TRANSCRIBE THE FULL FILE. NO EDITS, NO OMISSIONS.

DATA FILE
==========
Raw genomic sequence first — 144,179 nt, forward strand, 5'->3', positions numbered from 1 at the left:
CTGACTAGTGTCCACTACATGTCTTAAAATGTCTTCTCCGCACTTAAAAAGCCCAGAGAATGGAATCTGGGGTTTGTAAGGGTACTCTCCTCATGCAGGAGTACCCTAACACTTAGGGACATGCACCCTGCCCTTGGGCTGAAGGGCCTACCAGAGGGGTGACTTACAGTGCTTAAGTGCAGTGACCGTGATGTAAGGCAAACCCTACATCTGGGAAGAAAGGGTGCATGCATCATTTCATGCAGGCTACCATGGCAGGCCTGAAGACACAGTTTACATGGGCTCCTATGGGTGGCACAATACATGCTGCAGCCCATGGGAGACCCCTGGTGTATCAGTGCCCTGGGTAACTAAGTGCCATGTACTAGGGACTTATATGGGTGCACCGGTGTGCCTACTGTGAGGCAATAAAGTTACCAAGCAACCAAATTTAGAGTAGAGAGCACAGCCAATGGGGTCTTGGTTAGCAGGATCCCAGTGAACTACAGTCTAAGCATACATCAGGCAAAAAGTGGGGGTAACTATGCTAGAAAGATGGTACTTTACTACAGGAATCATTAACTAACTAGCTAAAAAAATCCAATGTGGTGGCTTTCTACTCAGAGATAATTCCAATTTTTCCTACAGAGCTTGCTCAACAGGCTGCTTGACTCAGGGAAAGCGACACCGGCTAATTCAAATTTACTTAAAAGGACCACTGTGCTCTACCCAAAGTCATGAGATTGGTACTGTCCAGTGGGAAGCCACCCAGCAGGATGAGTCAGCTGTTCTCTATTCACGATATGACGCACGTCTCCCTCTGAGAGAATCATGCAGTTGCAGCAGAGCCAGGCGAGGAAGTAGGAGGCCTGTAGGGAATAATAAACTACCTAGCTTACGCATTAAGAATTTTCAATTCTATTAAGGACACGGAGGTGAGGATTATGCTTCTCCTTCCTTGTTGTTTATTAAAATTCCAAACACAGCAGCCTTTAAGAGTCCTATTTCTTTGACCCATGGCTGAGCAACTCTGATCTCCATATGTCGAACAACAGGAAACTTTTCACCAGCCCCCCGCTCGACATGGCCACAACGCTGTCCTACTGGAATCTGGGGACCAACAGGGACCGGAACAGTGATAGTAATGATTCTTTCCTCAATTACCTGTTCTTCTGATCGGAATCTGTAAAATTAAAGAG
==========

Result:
Raw genomic sequence first — 144,179 nt, forward strand, 5'->3', positions numbered from 1 at the left:
CTGACTAGTGTCCACTACATGTCTTAAAATGTCTTCTCCGCACTTAAAAAGCCCAGAGAATGGAATCTGGGGTTTGTAAGGGTACTCTCCTCATGCAGGAGTACCCTAACACTTAGGGACATGCACCCTGCCCTTGGGCTGAAGGGCCTACCAGAGGGGTGACTTACAGTGCTTAAGTGCAGTGACCGTGATGTAAGGCAAACCCTACATCTGGGAAGAAAGGGTGCATGCATCATTTCATGCAGGCTACCATGGCAGGCCTGAAGACACAGTTTACATGGGCTCCTATGGGTGGCACAATACATGCTGCAGCCCATGGGAGACCCCTGGTGTATCAGTGCCCTGGGTAACTAAGTGCCATGTACTAGGGACTTATATGGGTGCACCGGTGTGCCTACTGTGAGGCAATAAAGTTACCAAGCAACCAAATTTAGAGTAGAGAGCACAGCCAATGGGGTCTTGGTTAGCAGGATCCCAGTGAACTACAGTCTAAGCATACATCAGGCAAAAAGTGGGGGTAACTATGCTAGAAAGATGGTACTTTACTACAGGAATCATTAACTAACTAGCTAAAAAAATCCAATGTGGTGGCTTTCTACTCAGAGATAATTCCAATTTTTCCTACAGAGCTTGCTCAACAGGCTGCTTGACTCAGGGAAAGCGACACCGGCTAATTCAAATTTACTTAAAAGGACCACTGTGCTCTACCCAAAGTCATGAGATTGGTACTGTCCAGTGGGAAGCCACCCAGCAGGATGAGTCAGCTGTTCTCTATTCACGATATGACGCACGTCTCCCTCTGAGAGAATCATGCAGTTGCAGCAGAGCCAGGCGAGGAAGTAGGAGGCCTGTAGGGAATAATAAACTACCTAGCTTACGCATTAAGAATTTTCAATTCTATTAAGGACACGGAGGTGAGGATTATGCTTCTCCTTCCTTGTTGTTTATTAAAATTCCAAACACAGCAGCCTTTAAGAGTCCTATTTCTTTGACCCATGGCTGAGCAACTCTGATCTCCATATGTCGAACAACAGGAAACTTTTCACCAGCCCCCCGCTCGACATGGCCACAACGCTGTCCTACTGGAATCTGGGGACCAACAGGGACCGGAACAGTGATAGTAATGATTCTTTCCTCAATTACCTGTTCTTCTGATCGGAATCTGTAAAATTAAAGAG